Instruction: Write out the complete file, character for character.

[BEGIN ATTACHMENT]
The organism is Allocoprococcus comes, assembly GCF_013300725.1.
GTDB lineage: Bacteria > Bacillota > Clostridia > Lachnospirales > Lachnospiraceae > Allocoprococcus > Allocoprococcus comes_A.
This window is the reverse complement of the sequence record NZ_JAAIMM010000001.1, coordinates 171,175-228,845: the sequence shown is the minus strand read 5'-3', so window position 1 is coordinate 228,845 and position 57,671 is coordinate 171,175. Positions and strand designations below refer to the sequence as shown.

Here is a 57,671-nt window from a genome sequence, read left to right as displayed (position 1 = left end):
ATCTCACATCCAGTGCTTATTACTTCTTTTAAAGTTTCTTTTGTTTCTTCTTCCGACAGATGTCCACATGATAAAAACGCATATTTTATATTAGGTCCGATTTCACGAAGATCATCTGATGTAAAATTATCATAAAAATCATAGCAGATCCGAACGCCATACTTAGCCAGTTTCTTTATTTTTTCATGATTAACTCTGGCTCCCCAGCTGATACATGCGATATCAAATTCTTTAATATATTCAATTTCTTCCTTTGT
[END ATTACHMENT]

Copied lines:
The organism is Allocoprococcus comes, assembly GCF_013300725.1.
GTDB lineage: Bacteria > Bacillota > Clostridia > Lachnospirales > Lachnospiraceae > Allocoprococcus > Allocoprococcus comes_A.
This window is the reverse complement of the sequence record NZ_JAAIMM010000001.1, coordinates 171,175-228,845: the sequence shown is the minus strand read 5'-3', so window position 1 is coordinate 228,845 and position 57,671 is coordinate 171,175. Positions and strand designations below refer to the sequence as shown.

Here is a 57,671-nt window from a genome sequence, read left to right as displayed (position 1 = left end):
ATCTCACATCCAGTGCTTATTACTTCTTTTAAAGTTTCTTTTGTTTCTTCTTCCGACAGATGTCCACATGATAAAAACGCATATTTTATATTAGGTCCGATTTCACGAAGATCATCTGATGTAAAATTATCATAAAAATCATAGCAGATCCGAACGCCATACTTAGCCAGTTTCTTTATTTTTTCATGATTAACTCTGGCTCCCCAGCTGATACATGCGATATCAAATTCTTTAATATATTCAATTTCTTCCTTTGT